The Independent Student Newspaper of Ashoka University

Fake Lies | Fighting for a Cause: Elections at Hoshak University

Rohan Parikh (Junior Correspondent at Free Press Pvt. Ltd.)

Fake Lies is a satire series about Ashokan life and culture (or lack thereof).

Illustration by Arushi Jain

In a dramatic departure from conventional student politics, the students of Hoshak University will be voting in a dictator of their choice in the fourth election cycle of the newly established institution. Disillusioned by the erstwhile practiced model of representative democracy, the student body is eager to accord unilateral and unchecked power to the elected leader.

This strange decision has come to pass after prolonged debate and deliberation. The situation is such that it can only be understood by knowing more about life at Hoshak University. A first-year undergraduate who wished his identity not be revealed confessed his longing for subordination. He hates his lack of purpose, something he believes only tyranny can provide.

“You know, you come to Hoshak thinking it’s a great place. You won’t be judged and you can be who you want; its liberation. But, like, four months in you realize something is amiss. Everything is, like, too easy. I never thought I’d say this, but I kinda miss being bossed around.”

The student is reported to have undergone a severe spell of anxiety when no one judged him for having a two-month long polygamous relationship with two men and a woman.

“It’s like, I don’t even exist! I can’t stand such indifference towards my choices. Hashtag judge me please!”

And he is not the only one.

A fourth-year undergraduate whose name rhymes with Sia (but she dances) told us of her excitement about finally graduating. She looks forward to the oppressive social structures she would face once she is ‘out there’.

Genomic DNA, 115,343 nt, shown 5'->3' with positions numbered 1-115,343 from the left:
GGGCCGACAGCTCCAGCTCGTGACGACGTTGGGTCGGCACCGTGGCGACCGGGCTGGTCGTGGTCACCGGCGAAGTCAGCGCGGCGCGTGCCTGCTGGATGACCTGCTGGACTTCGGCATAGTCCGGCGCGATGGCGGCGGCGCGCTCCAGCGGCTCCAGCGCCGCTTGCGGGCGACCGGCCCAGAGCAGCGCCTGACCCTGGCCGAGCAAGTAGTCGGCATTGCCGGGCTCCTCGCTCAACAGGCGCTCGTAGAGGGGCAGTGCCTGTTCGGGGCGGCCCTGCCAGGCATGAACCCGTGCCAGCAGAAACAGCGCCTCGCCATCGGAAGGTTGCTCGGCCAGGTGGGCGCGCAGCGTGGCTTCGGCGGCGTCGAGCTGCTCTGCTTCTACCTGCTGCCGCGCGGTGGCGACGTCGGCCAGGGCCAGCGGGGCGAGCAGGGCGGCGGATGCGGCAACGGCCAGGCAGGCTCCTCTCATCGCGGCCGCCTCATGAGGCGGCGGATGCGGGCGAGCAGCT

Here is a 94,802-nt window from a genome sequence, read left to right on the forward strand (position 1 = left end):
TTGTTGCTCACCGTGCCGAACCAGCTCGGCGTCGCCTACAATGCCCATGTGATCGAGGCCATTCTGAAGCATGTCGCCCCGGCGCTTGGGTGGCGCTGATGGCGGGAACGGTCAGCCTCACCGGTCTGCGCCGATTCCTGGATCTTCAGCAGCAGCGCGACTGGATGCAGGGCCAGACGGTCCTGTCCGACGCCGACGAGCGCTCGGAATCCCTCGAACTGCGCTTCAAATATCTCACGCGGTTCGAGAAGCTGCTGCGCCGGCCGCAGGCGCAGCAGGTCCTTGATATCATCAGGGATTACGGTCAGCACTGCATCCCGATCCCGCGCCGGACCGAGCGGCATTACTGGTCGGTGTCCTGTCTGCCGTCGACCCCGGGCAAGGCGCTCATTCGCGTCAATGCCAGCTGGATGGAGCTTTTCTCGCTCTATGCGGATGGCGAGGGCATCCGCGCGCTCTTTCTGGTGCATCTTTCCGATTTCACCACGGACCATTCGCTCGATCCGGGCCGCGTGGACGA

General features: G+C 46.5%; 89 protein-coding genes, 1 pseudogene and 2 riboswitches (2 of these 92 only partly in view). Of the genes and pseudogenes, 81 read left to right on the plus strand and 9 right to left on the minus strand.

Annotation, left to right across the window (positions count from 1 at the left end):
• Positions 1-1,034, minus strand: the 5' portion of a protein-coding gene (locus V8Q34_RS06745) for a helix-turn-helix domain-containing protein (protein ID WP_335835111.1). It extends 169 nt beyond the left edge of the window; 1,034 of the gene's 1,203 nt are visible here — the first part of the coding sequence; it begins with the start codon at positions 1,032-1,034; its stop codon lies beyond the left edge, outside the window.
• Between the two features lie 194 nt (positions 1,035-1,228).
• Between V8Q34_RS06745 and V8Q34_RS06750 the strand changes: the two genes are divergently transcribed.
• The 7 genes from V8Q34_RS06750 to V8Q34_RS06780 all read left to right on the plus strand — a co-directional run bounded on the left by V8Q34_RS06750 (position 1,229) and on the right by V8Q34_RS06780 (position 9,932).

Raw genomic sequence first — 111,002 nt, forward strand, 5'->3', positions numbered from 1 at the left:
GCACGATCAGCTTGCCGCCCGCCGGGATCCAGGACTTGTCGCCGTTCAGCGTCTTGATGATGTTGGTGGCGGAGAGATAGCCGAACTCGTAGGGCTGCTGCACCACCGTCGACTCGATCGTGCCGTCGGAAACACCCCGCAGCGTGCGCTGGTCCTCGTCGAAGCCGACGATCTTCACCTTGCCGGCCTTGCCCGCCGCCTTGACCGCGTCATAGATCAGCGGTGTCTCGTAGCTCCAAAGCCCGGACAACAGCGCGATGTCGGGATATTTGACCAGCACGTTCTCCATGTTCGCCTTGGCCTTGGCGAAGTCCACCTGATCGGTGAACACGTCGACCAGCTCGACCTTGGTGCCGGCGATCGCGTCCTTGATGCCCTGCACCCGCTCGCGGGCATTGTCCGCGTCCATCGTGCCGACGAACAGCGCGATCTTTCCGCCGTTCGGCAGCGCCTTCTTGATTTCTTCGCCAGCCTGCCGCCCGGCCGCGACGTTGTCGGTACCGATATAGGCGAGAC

“After spending almost four years here I finally understand the problem. It is that there isn’t one! You start picking fights over trivial issues just because you want to. To my mind, it’s all because of boredom. Nothing really happens on campus.”

The student is currently working on her dissertation on Adam and Eve’s fall from the Garden of Eden. “Eve was bored- so she bit the apple. That’s my contention.”

After receiving several similar responses from students across the batches, we decided to reach out to the candidates standing for dictatorship. They, however, refused to be interviewed. A messenger speaking on behalf of the candidates told us that they couldn’t allow an interview since they had to seem unapproachable.

The student body, however, was eager to talk about them. Most of the students are simply exhilarated. There is a sense of indebtedness towards the candidates. We discovered that this was because the latter are forgoing their sense of oppression, only so that they can oppress, and thus satisfy, others.

Surprisingly, even the Administration denied commenting. We later discovered that this was because it was embarrassed. Clearly, it had failed to live up to its role as an obstruction to liberty.